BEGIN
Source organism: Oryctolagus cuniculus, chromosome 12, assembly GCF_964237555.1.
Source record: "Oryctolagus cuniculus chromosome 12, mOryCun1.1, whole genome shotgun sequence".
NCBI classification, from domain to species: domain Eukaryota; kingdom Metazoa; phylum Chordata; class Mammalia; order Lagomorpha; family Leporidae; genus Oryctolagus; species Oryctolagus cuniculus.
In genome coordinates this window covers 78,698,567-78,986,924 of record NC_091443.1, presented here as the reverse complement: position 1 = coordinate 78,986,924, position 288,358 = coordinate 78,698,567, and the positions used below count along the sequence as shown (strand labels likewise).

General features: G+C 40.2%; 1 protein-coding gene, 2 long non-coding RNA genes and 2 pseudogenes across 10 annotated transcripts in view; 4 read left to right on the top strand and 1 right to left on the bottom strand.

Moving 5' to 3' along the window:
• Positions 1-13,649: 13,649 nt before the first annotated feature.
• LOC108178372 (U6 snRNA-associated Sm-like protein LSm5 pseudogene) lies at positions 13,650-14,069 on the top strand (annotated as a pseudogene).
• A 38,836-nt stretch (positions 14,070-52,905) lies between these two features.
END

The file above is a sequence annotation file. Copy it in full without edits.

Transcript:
Source organism: Oryctolagus cuniculus, chromosome 12, assembly GCF_964237555.1.
Source record: "Oryctolagus cuniculus chromosome 12, mOryCun1.1, whole genome shotgun sequence".
NCBI classification, from domain to species: domain Eukaryota; kingdom Metazoa; phylum Chordata; class Mammalia; order Lagomorpha; family Leporidae; genus Oryctolagus; species Oryctolagus cuniculus.
In genome coordinates this window covers 78,698,567-78,986,924 of record NC_091443.1, presented here as the reverse complement: position 1 = coordinate 78,986,924, position 288,358 = coordinate 78,698,567, and the positions used below count along the sequence as shown (strand labels likewise).

General features: G+C 40.2%; 1 protein-coding gene, 2 long non-coding RNA genes and 2 pseudogenes across 10 annotated transcripts in view; 4 read left to right on the top strand and 1 right to left on the bottom strand.

Moving 5' to 3' along the window:
• Positions 1-13,649: 13,649 nt before the first annotated feature.
• LOC108178372 (U6 snRNA-associated Sm-like protein LSm5 pseudogene) lies at positions 13,650-14,069 on the top strand (annotated as a pseudogene).
• A 38,836-nt stretch (positions 14,070-52,905) lies between these two features.